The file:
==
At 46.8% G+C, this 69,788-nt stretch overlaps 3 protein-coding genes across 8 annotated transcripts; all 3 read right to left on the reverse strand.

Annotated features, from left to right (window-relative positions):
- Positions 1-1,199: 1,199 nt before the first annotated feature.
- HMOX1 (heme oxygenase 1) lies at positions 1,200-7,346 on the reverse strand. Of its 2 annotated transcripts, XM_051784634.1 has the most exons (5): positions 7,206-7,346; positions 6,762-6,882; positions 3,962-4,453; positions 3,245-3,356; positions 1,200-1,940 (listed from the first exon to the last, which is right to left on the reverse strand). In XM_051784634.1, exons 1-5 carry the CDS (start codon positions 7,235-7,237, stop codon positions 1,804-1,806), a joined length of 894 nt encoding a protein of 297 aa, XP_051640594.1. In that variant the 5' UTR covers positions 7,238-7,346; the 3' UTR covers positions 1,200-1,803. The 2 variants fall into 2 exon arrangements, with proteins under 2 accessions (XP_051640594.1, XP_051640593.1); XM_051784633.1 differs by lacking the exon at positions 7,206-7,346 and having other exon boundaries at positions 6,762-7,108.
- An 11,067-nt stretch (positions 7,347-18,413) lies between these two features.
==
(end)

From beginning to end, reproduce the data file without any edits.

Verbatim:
At 46.8% G+C, this 69,788-nt stretch overlaps 3 protein-coding genes across 8 annotated transcripts; all 3 read right to left on the reverse strand.

Annotated features, from left to right (window-relative positions):
- Positions 1-1,199: 1,199 nt before the first annotated feature.
- HMOX1 (heme oxygenase 1) lies at positions 1,200-7,346 on the reverse strand. Of its 2 annotated transcripts, XM_051784634.1 has the most exons (5): positions 7,206-7,346; positions 6,762-6,882; positions 3,962-4,453; positions 3,245-3,356; positions 1,200-1,940 (listed from the first exon to the last, which is right to left on the reverse strand). In XM_051784634.1, exons 1-5 carry the CDS (start codon positions 7,235-7,237, stop codon positions 1,804-1,806), a joined length of 894 nt encoding a protein of 297 aa, XP_051640594.1. In that variant the 5' UTR covers positions 7,238-7,346; the 3' UTR covers positions 1,200-1,803. The 2 variants fall into 2 exon arrangements, with proteins under 2 accessions (XP_051640594.1, XP_051640593.1); XM_051784633.1 differs by lacking the exon at positions 7,206-7,346 and having other exon boundaries at positions 6,762-7,108.
- An 11,067-nt stretch (positions 7,347-18,413) lies between these two features.